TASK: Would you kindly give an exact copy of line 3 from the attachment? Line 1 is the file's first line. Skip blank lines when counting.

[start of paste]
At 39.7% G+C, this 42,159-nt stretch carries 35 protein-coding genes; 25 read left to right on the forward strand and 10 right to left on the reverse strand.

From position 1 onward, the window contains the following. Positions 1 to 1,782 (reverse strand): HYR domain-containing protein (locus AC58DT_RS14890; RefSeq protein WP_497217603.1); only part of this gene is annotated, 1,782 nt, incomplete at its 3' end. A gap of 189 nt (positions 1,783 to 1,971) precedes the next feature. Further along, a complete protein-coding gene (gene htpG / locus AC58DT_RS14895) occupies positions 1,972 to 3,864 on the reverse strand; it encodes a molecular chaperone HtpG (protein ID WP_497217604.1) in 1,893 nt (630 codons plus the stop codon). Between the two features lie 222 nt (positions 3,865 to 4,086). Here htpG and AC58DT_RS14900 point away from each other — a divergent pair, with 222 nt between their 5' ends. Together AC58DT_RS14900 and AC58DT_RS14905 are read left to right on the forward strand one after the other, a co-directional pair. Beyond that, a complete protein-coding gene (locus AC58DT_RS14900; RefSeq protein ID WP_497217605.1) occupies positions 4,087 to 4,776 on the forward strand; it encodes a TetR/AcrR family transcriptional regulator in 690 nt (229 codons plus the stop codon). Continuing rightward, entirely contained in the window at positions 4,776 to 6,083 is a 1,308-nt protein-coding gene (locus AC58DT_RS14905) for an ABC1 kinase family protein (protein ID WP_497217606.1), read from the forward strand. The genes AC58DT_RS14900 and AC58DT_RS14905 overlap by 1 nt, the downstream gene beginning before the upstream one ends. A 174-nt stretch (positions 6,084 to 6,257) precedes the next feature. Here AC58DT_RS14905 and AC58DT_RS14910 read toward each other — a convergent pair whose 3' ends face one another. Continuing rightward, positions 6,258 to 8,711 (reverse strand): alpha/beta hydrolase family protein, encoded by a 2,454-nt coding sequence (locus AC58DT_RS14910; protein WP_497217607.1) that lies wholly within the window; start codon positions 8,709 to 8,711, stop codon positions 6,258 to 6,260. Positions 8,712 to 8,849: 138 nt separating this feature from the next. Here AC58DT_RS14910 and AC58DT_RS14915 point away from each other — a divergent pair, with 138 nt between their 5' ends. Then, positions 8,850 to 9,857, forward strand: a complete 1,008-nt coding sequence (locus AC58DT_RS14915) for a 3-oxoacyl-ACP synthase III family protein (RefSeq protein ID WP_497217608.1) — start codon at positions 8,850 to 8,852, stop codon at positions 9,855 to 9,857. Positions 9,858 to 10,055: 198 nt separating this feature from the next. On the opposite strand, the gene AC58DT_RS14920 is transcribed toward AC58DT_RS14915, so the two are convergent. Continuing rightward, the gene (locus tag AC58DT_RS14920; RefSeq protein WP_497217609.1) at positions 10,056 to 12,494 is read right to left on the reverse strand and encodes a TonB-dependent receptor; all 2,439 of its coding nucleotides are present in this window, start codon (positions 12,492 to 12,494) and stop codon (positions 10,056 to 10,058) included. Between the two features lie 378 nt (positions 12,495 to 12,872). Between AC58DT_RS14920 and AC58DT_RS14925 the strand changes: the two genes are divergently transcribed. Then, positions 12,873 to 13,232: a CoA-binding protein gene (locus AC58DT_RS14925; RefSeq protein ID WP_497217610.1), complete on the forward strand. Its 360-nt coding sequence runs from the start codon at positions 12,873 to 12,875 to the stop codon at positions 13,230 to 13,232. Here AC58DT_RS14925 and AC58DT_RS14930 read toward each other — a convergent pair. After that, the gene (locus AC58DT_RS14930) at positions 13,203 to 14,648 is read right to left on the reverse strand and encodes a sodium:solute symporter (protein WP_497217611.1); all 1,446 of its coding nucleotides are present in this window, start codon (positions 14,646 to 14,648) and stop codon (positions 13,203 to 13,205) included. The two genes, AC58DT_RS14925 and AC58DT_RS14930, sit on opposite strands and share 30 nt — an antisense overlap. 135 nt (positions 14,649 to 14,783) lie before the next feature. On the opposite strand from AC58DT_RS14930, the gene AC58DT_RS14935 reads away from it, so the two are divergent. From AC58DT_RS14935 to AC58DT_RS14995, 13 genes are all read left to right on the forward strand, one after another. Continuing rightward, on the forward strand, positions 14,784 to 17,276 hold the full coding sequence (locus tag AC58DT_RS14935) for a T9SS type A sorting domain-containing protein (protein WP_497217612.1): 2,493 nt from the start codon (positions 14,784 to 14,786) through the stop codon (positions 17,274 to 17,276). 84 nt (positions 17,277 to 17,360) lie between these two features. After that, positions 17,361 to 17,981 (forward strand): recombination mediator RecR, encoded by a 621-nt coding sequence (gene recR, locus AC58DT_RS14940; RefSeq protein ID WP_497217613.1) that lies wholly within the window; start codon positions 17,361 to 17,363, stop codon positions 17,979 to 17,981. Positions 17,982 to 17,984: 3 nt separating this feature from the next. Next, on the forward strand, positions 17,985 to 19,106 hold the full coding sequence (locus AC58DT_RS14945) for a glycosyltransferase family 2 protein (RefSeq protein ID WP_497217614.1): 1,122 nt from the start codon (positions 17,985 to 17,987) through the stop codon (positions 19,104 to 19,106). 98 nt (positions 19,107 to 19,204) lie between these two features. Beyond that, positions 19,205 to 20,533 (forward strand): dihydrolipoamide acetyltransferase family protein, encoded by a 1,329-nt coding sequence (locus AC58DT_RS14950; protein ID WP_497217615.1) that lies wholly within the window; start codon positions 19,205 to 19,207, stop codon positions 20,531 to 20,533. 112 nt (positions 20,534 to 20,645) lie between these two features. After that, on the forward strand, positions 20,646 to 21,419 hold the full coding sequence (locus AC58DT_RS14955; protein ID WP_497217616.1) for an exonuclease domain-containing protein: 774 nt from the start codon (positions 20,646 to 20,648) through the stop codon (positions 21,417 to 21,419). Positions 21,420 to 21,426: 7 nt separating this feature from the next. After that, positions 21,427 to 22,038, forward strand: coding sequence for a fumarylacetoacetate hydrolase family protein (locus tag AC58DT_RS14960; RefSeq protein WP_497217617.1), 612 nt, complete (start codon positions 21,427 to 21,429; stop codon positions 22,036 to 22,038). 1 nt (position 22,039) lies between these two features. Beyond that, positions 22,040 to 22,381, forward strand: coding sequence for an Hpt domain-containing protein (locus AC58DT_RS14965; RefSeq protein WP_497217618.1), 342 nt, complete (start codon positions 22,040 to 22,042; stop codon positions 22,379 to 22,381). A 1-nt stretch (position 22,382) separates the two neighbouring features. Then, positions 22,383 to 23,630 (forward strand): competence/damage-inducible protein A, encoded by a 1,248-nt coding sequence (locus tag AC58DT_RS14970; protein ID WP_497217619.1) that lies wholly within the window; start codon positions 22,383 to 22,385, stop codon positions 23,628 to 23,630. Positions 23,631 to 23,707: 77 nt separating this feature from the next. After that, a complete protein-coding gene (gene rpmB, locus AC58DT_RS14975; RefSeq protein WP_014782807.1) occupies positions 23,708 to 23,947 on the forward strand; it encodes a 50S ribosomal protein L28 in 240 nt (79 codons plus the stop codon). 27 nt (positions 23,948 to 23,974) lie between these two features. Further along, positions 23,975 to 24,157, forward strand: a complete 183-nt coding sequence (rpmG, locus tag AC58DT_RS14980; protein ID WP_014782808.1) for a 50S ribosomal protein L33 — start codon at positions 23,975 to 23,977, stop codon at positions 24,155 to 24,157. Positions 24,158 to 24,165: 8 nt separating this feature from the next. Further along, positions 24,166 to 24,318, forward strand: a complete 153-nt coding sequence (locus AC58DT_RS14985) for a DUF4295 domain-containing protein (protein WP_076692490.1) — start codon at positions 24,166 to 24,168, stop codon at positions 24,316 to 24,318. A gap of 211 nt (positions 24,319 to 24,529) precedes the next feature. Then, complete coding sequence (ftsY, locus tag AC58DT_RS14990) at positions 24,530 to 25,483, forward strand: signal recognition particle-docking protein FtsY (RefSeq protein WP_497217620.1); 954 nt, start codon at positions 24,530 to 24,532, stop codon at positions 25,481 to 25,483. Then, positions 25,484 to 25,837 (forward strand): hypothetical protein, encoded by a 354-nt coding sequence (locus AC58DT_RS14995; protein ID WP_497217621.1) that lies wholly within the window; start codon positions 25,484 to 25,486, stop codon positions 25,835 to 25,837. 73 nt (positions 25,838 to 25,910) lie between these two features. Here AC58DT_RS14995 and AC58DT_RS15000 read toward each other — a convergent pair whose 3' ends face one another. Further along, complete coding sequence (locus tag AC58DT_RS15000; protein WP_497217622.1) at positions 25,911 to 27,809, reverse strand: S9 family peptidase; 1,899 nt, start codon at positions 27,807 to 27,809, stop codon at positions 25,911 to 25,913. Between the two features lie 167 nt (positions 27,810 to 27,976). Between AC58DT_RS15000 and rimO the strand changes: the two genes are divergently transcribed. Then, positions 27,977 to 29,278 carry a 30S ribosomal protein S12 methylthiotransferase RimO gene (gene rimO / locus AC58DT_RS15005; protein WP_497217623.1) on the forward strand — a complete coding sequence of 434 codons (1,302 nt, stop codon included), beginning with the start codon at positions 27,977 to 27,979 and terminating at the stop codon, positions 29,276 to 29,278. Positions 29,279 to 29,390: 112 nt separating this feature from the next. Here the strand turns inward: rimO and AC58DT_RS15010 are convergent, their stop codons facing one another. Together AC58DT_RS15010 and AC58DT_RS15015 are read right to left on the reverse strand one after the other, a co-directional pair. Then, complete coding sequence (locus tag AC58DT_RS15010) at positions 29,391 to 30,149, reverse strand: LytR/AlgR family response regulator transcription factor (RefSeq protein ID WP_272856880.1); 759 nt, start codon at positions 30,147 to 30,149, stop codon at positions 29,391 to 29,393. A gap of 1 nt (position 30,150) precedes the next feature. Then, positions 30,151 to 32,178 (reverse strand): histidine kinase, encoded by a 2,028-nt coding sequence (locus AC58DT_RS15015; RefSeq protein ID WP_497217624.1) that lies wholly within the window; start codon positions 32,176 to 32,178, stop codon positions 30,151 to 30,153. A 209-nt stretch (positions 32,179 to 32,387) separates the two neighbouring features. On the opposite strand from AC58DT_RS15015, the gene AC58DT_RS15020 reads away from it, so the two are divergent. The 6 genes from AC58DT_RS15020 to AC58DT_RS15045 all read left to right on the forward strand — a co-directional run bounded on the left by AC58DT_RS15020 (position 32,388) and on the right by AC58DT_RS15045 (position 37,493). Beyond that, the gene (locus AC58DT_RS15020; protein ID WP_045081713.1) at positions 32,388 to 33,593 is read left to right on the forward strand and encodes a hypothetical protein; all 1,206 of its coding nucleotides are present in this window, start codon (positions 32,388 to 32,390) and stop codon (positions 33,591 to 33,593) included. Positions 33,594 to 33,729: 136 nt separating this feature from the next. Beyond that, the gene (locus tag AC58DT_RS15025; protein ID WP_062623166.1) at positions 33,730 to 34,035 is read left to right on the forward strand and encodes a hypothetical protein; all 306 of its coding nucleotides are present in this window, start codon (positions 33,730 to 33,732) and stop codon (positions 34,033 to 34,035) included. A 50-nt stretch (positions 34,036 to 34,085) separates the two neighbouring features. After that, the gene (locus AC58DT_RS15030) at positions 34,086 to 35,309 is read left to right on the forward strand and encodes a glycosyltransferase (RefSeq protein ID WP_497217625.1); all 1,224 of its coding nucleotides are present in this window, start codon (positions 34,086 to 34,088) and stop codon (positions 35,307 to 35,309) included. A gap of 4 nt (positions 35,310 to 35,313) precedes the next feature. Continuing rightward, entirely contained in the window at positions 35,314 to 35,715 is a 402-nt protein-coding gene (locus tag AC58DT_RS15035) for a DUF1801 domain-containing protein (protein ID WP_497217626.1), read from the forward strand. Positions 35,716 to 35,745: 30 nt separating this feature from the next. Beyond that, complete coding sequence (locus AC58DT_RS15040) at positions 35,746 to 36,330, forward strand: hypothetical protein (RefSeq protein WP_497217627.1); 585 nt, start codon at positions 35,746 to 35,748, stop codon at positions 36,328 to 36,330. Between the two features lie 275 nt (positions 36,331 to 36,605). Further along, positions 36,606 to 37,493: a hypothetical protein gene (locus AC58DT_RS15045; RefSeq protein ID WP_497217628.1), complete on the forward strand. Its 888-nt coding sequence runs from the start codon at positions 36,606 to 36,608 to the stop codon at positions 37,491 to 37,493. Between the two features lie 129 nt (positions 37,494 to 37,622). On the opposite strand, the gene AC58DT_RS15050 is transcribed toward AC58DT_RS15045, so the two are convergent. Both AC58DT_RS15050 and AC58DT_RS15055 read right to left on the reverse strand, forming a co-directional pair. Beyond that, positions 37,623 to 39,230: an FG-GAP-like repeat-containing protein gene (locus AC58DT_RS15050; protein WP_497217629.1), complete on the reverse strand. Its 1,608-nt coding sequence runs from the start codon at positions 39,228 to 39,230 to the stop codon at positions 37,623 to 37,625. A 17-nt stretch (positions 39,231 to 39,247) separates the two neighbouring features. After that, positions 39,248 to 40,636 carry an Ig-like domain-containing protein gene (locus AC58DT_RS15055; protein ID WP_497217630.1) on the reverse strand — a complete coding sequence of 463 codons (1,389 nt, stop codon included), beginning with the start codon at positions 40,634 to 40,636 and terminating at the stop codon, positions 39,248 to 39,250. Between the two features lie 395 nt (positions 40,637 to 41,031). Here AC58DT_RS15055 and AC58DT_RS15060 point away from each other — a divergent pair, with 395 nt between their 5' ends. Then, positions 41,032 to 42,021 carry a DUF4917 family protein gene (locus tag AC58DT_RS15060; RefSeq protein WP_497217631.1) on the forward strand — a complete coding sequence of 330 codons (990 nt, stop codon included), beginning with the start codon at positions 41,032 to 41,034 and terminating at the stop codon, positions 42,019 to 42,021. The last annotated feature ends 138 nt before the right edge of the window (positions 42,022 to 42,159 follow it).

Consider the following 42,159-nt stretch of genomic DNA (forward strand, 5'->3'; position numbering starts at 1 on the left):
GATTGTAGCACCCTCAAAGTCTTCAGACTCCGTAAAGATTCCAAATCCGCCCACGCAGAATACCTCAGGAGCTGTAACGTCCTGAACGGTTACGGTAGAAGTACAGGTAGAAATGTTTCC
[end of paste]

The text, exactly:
Consider the following 42,159-nt stretch of genomic DNA (forward strand, 5'->3'; position numbering starts at 1 on the left):